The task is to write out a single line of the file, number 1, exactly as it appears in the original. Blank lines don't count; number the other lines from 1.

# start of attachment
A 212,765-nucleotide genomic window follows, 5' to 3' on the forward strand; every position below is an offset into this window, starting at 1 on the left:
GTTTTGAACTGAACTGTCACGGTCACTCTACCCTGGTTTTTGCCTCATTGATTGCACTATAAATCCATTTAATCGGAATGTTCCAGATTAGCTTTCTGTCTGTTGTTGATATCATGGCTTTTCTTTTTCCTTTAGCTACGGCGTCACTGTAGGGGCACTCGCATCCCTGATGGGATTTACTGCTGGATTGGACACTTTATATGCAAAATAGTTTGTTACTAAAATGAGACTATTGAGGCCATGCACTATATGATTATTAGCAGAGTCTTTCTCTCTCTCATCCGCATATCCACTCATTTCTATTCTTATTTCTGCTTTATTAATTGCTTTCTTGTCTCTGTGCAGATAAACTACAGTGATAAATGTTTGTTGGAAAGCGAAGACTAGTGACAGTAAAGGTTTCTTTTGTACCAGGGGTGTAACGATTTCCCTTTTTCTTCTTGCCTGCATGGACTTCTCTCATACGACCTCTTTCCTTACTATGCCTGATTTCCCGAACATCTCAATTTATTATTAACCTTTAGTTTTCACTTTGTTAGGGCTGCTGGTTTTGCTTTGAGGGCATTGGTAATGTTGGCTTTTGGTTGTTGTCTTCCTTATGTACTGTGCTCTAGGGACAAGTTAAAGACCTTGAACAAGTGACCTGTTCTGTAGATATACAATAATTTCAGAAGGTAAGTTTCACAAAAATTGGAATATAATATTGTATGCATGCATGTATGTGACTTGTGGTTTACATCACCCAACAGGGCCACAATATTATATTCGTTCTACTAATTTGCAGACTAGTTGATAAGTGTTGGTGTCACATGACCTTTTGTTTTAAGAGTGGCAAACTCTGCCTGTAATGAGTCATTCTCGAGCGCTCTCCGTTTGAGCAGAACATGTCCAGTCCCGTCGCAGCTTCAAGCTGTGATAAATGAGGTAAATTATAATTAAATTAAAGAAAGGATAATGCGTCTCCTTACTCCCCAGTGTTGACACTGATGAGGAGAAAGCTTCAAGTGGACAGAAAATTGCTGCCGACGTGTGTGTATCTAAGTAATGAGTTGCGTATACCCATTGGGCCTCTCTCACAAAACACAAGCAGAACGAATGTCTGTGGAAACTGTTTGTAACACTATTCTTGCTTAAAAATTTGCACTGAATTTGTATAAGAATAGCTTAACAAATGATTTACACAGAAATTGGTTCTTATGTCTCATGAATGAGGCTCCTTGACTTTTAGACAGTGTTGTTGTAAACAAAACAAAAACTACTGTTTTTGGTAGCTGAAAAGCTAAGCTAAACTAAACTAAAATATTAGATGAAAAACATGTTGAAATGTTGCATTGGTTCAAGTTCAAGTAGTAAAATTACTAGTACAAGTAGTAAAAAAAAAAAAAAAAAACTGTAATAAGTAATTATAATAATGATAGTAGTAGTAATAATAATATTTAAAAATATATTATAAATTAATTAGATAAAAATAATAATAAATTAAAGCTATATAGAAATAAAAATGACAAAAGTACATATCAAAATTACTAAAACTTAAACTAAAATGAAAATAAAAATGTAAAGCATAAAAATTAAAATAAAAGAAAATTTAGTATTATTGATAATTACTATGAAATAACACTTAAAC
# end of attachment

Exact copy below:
A 212,765-nucleotide genomic window follows, 5' to 3' on the forward strand; every position below is an offset into this window, starting at 1 on the left: